UTC Launches Series Of Learning Lunches

Friday, November 22, 2013

It’s a common misconception that dyslexia is just reading words incorrectly, but according to Dr. James Herman, director for the Tennessee Center for the Study and Treatment of Dyslexia at Middle Tennessee State University, the learning disability has deeper neurological roots.  Dr. Herman was on campus to speak at the McKee Learning Lunches, a new series focused on community education sponsored by the UTC McKee Chair of Excellence.“Dyslexia is not a vision problem. It’s not just reading words and letters backward,” Dr. Herman said.

Dr. Herman’s presentation was focused on debunking some of the myths surrounding dyslexia.

“Dyslexia is a specific learning disability that is neurological in origin. It’s not the result of low motivation or lack of intelligence. Many people with dyslexia have above average language comprehension,” he said. 

Learning Lunches are designed to promote discussion and engagement with the Chattanooga’s community.

“We want to model a community-learning style that will both inform and inspire," said Dr. Jim Tucker, the McKee chair of Excellence in Learning in the UTCC School of Education.  "These lunches will apply an interactive learning process to give members of the Chattanooga community an opportunity to share their experiences and engage with each other.”  

The participants in the lunches will come from a range of civic connections, age groups, and interests. The UTC Department of Education, Hamilton County Schools, and the local PBS affiliate were represented at the first luncheon.

During the lunch, participants were invited to speak in an informal panel discussion, hold smaller discussion in groups, and reflect using writing prompts. 

“We hope the exchange of ideas during these lunches will be an integral part of developing a strong and prospering community,” Dr. Tucker said.



Public Education Foundation Hosts Free College Knowledge Lunch Breaks

High school parents & educators from all over the Tennessee Valley are invited to attend the Public Education Foundation's free College Knowledge Lunch Breaks.  Other adults who work with or advise students on the road to post-secondary success are invited as well.   These monthly lunch time workshops will focus on college related topics such as essay writing, ... (click for more)

Lee University To Present Homecoming Music Festival 2014

As a part of the Lee University Homecoming activities, the School of Music will present its annual Music Festival on Saturday, Nov. 8, at 7 p.m. in the Conn Center. This year’s festival program will include familiar student ensembles Campus Choir, Chamber Strings, Evangelistic Singers, Jazz Band, Ladies of Lee, Lee Singers, Symphonic Band, Voices of Lee, and a group new to the ... (click for more)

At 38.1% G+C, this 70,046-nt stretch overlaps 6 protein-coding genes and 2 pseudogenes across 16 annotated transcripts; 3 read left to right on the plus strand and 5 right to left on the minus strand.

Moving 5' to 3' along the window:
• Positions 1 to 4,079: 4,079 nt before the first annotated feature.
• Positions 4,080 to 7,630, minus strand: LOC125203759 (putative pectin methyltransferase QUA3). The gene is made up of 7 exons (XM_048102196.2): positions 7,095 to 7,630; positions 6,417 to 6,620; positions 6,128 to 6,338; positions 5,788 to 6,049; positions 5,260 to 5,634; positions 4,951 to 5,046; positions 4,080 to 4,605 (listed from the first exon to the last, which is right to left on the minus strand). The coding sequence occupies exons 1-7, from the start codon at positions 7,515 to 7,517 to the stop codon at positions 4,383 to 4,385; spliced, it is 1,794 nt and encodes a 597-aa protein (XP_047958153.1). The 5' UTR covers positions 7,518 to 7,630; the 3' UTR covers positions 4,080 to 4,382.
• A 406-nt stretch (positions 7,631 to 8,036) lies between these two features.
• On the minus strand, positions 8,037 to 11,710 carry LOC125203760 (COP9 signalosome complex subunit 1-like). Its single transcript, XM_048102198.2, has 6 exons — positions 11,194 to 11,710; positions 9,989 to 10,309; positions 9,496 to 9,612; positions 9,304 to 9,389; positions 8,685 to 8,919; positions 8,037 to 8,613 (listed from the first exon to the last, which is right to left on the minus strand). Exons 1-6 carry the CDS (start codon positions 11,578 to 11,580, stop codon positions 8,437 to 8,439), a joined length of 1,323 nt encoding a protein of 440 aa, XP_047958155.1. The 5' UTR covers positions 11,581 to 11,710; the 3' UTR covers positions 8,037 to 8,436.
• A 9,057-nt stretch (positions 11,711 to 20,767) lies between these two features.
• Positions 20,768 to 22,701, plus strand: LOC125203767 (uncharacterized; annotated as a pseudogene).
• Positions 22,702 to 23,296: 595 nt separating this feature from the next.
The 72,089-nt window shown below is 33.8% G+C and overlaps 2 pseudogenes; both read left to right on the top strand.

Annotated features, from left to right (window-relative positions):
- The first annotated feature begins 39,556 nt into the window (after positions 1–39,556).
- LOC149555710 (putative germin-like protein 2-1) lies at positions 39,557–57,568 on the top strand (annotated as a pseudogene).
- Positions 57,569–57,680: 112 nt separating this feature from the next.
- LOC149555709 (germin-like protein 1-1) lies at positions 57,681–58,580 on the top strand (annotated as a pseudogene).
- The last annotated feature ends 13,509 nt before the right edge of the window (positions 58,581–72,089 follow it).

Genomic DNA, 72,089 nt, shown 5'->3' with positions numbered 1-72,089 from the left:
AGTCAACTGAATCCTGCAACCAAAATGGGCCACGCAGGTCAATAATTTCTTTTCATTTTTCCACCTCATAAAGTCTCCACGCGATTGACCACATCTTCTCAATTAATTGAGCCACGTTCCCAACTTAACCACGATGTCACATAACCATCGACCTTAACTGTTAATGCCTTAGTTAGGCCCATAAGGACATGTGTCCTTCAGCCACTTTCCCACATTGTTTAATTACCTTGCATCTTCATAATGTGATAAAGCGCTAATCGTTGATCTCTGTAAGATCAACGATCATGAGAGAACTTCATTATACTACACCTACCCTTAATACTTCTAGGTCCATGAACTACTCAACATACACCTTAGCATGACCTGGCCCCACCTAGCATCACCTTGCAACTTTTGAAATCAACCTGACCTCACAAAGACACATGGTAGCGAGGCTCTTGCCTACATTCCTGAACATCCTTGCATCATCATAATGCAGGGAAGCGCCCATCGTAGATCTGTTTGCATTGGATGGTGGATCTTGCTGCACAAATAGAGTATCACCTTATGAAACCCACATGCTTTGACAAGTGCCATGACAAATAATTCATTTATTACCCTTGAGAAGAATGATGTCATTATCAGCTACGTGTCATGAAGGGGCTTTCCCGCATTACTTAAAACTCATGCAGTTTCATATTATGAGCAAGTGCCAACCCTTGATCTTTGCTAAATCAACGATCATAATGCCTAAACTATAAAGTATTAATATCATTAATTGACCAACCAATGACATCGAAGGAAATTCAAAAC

Additions And Improvements At Camp Jordan Arena Coming Soon

Additions and improvements are coming to Camp Jordan Arena in the near future. At the Thursday night meeting of the East Ridge city council, approval was given for buying new playground equipment. It will come from Gametime, a locally-based company. The VP of Marketing lives in East Ridge and made a proposal to set up the playground at Camp Jordan so his company could use it for ... (click for more)

Tribute Service For Luther Masingill Held At Historic Engel Stadium

It took a place as big as historic Engel Stadium for Chattanooga to say goodbye to their beloved Luther. Hundreds came Thursday afternoon to pay tribute to Luther Masingill who died early Monday morning after a radio career that spanned an amazing 74 years. It was clear from all who spoke that he was considered not only a radio personality, but also a role model. One after ... (click for more)

Not Everything Has Been Done To Save Hutcheson

I am a resident of Walker County and I have a personal belief that a hospital ranks equal to other basic services a community should offer (like police, fire, emergency services, school systems, government, etc.). I am not privy to all the management and financial conundrums concerning the feasibility of maintaining and growing Hutcheson, and as a private citizen I don’t believe ... (click for more)

Roy Exum: A Veterinarian’s Horse Sense

I suspect you’ve heard by now that a doctor in New York City, who volunteers with “Doctors Without Borders,” just got back from the African nation of Guinea on October 17 – last Friday – and on Thursday tested positive for the deadly Ebola virus. Luckily, he came in actual contact with only a few people but he reportedly rode a subway, took a taxi, went on a three-mile run and ... (click for more)